Since the resignation/retirement of Dr. Deborah Barnhart in December of 2019, the U.S. Space and Rocket Center has been operating without a permanent CEO during the most difficult year in center history. However, at the annual meeting of the Alabama Space Science Exhibit Commission (ASSEC) on Friday, November 6th, the commission was briefed on the two finalists for the CEO position. After a lengthy and detailed discussion about the finalists, Dr. Kimberly Robinson was phoned with an offer for the position.
According to sources close to the space center, the initial offer was significantly lower than what had been advertised for the CEO position. That advertisement listed the salary between $230k – 250k, which was comparable to the $237k that Barnhart started receiving in 2017. With contractual salary increases by 5% annually unless the commission gave a negative performance review. However, because of the 2020 pandemic, the offer to Robinson was significantly less than what was advertised. At some point, the commission stopped discussions with Robinson and contacted the other finalist, Alex Hall, former Executive Director of the Chabot Space Center, in California.
However, in a recent follow-up commission meeting, ASSEC Chair Joe Newberry reported to ASSEC that Robinson had counteroffer and asked the commission to review. The commission went into a 45-minute executive session to “discuss the good name and moral character of the finalists” and extended that session an additional 35 minutes. At the end of the session, the commission resumed the public meeting and voted on the motion to resume negotiations with Robinson. It is important to note while a majority voted to continue negotiations with Robinson, some of the longest-serving commission members voted against the motion.*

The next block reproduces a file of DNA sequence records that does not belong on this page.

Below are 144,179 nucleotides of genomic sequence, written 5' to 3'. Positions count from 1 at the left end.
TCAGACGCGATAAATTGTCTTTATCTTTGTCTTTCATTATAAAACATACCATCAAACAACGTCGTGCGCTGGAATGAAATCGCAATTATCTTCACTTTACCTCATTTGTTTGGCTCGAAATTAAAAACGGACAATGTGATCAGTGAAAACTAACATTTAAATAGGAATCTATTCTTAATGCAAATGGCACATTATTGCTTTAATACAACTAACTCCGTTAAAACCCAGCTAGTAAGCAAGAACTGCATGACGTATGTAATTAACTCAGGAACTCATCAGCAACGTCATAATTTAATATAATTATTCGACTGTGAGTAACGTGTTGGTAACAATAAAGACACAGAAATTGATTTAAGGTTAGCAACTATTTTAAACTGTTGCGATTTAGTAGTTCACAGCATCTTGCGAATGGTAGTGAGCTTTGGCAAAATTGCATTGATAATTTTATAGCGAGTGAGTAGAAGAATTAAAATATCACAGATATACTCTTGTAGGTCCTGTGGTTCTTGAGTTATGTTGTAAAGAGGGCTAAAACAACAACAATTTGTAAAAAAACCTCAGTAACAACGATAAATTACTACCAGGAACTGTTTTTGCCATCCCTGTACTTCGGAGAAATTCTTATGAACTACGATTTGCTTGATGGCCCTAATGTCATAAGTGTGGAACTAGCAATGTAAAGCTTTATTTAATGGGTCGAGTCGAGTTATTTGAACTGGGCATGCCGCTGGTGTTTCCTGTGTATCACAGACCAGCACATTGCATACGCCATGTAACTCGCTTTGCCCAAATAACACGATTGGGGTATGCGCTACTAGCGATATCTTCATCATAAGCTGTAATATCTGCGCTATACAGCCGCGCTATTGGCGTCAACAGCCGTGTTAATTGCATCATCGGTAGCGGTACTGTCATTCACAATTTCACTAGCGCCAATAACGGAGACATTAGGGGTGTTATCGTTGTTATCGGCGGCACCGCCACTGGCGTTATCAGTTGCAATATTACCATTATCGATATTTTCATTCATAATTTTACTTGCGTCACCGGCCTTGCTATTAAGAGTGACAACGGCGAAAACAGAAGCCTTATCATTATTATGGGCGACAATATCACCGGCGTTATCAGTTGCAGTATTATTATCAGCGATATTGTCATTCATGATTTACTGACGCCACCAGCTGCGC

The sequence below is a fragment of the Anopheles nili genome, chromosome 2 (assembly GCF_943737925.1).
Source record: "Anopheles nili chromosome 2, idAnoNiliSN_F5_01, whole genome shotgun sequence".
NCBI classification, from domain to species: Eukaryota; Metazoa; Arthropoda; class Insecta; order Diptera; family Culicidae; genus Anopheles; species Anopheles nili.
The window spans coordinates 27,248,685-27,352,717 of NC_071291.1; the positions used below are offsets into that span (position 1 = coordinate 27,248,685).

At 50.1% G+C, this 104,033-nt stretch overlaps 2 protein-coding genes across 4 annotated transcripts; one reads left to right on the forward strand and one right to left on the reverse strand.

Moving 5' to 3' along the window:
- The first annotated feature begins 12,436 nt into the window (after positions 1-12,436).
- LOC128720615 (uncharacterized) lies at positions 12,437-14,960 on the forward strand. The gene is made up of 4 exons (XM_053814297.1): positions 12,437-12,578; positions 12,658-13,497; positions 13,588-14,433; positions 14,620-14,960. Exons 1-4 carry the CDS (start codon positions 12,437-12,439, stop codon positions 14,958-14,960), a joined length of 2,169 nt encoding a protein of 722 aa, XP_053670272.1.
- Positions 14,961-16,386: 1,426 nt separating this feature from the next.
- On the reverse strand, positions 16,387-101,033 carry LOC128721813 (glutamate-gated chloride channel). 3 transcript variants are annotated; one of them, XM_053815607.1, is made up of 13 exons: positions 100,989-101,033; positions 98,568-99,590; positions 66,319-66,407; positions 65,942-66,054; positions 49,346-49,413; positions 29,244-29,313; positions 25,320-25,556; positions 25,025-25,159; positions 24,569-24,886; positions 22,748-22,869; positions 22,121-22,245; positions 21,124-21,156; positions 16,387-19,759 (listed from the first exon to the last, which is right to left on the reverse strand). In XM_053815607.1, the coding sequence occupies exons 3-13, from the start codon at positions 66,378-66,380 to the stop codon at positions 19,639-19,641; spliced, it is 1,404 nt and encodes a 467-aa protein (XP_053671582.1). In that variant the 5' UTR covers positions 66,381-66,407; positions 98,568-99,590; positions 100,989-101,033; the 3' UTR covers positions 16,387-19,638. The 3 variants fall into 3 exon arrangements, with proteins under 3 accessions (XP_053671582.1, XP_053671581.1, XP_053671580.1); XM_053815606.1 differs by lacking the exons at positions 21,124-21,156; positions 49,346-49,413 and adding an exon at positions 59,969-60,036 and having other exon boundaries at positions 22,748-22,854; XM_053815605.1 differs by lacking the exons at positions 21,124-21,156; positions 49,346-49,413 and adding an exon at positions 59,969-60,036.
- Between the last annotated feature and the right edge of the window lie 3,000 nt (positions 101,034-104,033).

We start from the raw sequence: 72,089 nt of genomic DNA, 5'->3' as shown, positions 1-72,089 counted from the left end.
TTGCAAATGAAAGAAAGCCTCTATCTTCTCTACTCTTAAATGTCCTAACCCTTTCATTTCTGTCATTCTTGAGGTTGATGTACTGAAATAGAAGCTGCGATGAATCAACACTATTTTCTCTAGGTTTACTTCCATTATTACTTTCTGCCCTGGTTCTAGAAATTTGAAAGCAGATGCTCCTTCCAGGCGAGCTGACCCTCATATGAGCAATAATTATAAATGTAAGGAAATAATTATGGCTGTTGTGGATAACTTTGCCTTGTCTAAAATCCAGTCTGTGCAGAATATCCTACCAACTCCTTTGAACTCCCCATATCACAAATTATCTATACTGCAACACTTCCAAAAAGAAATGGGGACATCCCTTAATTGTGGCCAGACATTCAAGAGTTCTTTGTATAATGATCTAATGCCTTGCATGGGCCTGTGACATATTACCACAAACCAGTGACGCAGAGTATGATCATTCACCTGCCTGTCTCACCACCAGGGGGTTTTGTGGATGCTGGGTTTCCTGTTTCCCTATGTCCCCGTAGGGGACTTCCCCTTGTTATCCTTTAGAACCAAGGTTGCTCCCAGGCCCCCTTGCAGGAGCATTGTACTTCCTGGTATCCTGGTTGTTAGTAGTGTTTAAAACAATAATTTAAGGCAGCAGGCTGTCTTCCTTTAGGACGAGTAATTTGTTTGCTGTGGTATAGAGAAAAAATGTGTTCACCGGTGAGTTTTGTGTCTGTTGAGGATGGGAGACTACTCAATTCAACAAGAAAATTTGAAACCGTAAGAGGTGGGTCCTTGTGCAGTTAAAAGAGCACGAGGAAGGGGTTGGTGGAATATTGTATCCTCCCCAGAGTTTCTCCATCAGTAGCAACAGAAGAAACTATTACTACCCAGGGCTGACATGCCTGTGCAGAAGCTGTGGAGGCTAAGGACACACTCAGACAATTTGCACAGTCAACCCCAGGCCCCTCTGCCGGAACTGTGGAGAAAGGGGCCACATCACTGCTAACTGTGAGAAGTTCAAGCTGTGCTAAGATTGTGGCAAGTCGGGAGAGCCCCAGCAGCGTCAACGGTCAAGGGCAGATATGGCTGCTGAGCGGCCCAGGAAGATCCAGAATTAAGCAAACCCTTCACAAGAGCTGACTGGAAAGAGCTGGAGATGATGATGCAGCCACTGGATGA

Dr. Robinson currently serves as the Secondary Payloads Manager for the Space Launch System. She has spent over thirty years working at NASA in various roles from starting her career as a Project Engineer at the Propulsion Laboratory, Flight Controller in the Mission Operations Laboratory to various project manager roles. Her work at NASA has resulted in numerous commendations for her performance and achievements including a Silver Snoopy Award, and the Special Service Award for excellent leadership in developing and implementing a plan for an Ascent Development Test Flight.
Dr. Robinson earned her bachelor’s degree from Vanderbilt University in Mechanical Engineering in 1989. She received her master’s degree from the University of Alabama at Huntsville in Industrial and Systems Engineering in 1999 and later a doctorate in Engineering Management and Systems Engineering
Robinson comes to the space center during turbulent times. COVID-19 has caused severe interruptions to what many had expected to be one of the most successful years on record. With the timing of COVID-19 hitting just before the busy summer season, the center has suffered a major financial crunch. Those finance issues have led to ongoing major cuts in staff resulting in a barebones operation.
*Because the virtual roll call was a bit hard to follow, I asked the center to clarify who voted to not continue negotiations. The request was denied and I was informed I would have to wait until the minutes were approved at the next ASSEC meeting in February to obtain a clear idea who voted for what.
In the coming days, Sprocketeers will request a final copy of Dr. Robinson’s contract via the Alabama Open Records Act and will post it for review. Additional information about the search process and other finalist will also be forthcoming in future posts as well.
Wes is a two time Space Camp graduate and space enthusiast with a love of North Alabama. When he isn't busy being a dad he enjoys travel, volunteering and working his life away. All comments are my own.